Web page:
The Editors's Latest Posts
In his latest work, Allen Buchanan outlines a novel framework for assessing the system of international human rights law—the system that he takes to be the heart of modern human rights practice. The book is brimming with new ideas and insights, with three main claims that have particularly interesting implications.
Political Order and Political Decay: From the Industrial Revolution to the Globalization of Democracy by Francis Fukuyama
Where did strong, adaptable, accountable states come from, and why do some countries have them and others do not? Fukuyama discusses three main paths to statehood, of which only one is sustainable in the long run.
ENTIRE ISSUE FREE FOR A LIMITED TIME!
This issue includes essays by Jim Sleeper on liberal education in illiberal societies and by Rahul Sagar on the ethics of surveillance and disclosure; features by Alex Bellamy on the Responsibility to Protect at ten, Eamon Aloyo on just war theory and the unnecessary category of last resort, and Graham Long on universality and the Millennium Development Goals; a review essay by Rowan Cruft on human rights law and moral rights; and book reviews by Jack Snyder, Michael Blake, and Dan Bodansky.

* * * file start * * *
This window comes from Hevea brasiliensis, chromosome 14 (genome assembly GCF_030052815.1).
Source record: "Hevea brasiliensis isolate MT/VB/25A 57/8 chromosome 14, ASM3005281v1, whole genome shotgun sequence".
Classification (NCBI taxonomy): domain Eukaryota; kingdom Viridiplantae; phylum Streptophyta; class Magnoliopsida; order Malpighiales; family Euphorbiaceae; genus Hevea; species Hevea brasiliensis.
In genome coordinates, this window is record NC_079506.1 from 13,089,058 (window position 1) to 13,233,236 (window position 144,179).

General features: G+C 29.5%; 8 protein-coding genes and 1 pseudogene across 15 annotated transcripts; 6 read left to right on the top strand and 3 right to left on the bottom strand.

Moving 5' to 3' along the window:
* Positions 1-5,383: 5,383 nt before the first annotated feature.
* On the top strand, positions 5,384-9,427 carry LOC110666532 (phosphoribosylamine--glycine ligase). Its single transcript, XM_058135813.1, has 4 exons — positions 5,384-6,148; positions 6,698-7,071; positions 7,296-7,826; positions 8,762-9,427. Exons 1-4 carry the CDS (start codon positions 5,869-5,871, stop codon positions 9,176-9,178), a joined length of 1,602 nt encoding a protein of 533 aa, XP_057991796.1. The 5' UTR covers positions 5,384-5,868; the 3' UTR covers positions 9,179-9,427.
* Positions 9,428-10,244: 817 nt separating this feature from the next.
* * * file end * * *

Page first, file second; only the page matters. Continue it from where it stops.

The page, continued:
The Twilight of Human Rights Law, Eric A. Posner (New York: Oxford University Press, 2014), 200 pp., $21.95 cloth. In concert with recent pessimistic scholarship on the human rights regime, Eric Posner slams the efficacy of international human rights law in The Twilight of Human Rights Law. He argues that international law has done little […]
Now that the uproar provoked by the disclosure of the NSA surveillance programs has lessened and Edward Snowden and Glenn Greenwald have had a chance to make the case for their actions, we are in a position to evaluate whether their disclosure and publication of communications intelligence was justified.
Despite an apparent “emerging consensus that the post-2015 agenda should be universal,” there is less agreement over what universality means, and how this demand should be reflected in the Sustainable Development Goals.
In this, the final contribution to our online symposium, Ratner responds to critics of his book.